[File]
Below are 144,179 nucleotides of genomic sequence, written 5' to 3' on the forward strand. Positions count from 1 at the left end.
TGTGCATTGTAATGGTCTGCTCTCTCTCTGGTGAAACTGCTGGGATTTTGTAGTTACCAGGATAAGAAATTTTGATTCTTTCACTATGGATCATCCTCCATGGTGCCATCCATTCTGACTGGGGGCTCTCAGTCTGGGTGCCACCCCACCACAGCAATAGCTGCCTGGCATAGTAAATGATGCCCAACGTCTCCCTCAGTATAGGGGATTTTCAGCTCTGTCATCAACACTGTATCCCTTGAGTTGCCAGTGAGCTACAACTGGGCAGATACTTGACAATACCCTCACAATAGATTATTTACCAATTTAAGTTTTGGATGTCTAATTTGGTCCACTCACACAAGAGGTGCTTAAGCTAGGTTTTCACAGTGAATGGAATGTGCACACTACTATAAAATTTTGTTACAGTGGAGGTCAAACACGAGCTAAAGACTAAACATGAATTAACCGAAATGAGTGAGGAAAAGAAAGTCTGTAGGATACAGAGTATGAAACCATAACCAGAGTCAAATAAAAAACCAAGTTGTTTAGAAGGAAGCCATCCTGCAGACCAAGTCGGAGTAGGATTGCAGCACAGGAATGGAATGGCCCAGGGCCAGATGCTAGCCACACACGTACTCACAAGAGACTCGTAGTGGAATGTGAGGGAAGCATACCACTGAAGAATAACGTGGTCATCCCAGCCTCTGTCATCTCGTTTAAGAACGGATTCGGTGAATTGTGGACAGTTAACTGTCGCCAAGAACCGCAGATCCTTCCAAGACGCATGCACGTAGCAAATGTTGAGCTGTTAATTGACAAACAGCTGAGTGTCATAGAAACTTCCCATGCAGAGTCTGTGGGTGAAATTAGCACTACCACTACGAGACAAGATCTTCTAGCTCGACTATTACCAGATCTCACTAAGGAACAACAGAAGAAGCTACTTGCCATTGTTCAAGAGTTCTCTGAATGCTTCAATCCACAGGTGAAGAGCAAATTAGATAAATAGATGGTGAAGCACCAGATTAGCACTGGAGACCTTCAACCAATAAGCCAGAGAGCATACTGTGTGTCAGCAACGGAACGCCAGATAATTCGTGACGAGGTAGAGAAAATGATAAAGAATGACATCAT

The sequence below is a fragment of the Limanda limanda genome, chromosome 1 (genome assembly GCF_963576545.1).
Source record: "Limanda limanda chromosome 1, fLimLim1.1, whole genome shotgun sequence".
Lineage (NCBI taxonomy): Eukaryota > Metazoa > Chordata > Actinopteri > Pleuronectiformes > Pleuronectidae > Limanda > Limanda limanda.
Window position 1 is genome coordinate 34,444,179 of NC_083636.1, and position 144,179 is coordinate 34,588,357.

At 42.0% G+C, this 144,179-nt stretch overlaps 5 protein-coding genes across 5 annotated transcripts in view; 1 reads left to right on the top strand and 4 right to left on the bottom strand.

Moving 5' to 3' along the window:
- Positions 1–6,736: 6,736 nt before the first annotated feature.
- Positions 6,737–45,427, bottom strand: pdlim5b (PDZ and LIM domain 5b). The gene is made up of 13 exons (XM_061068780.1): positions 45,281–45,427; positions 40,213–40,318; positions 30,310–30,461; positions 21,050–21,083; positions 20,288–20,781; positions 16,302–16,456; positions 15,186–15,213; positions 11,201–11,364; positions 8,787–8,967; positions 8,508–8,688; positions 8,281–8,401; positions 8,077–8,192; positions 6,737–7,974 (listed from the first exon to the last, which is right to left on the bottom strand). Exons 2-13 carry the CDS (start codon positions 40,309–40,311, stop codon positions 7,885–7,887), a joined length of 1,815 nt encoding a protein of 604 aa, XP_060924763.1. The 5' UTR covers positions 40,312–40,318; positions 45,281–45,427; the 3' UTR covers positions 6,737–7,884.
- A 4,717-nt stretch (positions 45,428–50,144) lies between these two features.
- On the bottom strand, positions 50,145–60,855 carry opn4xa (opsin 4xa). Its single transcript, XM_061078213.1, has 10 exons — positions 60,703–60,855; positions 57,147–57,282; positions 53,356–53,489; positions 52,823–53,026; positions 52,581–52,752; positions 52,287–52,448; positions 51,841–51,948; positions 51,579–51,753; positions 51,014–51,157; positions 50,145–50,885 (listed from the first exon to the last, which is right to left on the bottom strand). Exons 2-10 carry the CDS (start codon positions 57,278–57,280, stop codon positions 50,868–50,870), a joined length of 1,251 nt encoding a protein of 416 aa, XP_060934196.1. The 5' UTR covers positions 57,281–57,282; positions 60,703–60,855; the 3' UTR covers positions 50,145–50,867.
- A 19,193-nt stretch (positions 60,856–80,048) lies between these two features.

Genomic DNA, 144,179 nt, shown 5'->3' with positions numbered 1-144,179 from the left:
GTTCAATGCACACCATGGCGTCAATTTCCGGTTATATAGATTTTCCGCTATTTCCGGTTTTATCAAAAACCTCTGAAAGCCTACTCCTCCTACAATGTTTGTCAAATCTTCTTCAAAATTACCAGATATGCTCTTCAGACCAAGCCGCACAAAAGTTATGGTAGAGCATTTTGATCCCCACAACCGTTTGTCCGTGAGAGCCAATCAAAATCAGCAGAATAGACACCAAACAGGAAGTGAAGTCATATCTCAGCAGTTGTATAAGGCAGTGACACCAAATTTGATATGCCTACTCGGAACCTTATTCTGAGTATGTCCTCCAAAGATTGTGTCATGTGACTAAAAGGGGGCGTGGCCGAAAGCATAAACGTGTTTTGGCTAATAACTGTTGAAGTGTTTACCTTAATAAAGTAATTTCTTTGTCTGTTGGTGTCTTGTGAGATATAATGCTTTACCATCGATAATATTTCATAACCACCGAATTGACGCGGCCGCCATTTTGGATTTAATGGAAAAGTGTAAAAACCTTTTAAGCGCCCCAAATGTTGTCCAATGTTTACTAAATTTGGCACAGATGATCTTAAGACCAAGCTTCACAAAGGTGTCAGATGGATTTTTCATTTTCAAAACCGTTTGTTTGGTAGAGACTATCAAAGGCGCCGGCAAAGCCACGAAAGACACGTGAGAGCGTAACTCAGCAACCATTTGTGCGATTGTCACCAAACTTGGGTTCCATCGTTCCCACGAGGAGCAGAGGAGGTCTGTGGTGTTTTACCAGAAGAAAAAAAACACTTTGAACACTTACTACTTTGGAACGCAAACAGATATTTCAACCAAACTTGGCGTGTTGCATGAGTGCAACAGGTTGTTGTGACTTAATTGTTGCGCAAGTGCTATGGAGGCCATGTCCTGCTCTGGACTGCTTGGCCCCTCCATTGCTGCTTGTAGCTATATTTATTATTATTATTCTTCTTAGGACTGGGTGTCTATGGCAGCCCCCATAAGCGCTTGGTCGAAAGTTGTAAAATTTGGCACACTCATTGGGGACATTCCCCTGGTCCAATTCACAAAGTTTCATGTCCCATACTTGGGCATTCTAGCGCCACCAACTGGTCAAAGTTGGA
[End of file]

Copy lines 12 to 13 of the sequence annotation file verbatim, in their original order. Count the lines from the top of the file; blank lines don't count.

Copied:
- On the bottom strand, positions 50,145–60,855 carry opn4xa (opsin 4xa). Its single transcript, XM_061078213.1, has 10 exons — positions 60,703–60,855; positions 57,147–57,282; positions 53,356–53,489; positions 52,823–53,026; positions 52,581–52,752; positions 52,287–52,448; positions 51,841–51,948; positions 51,579–51,753; positions 51,014–51,157; positions 50,145–50,885 (listed from the first exon to the last, which is right to left on the bottom strand). Exons 2-10 carry the CDS (start codon positions 57,278–57,280, stop codon positions 50,868–50,870), a joined length of 1,251 nt encoding a protein of 416 aa, XP_060934196.1. The 5' UTR covers positions 57,281–57,282; positions 60,703–60,855; the 3' UTR covers positions 50,145–50,867.
- A 19,193-nt stretch (positions 60,856–80,048) lies between these two features.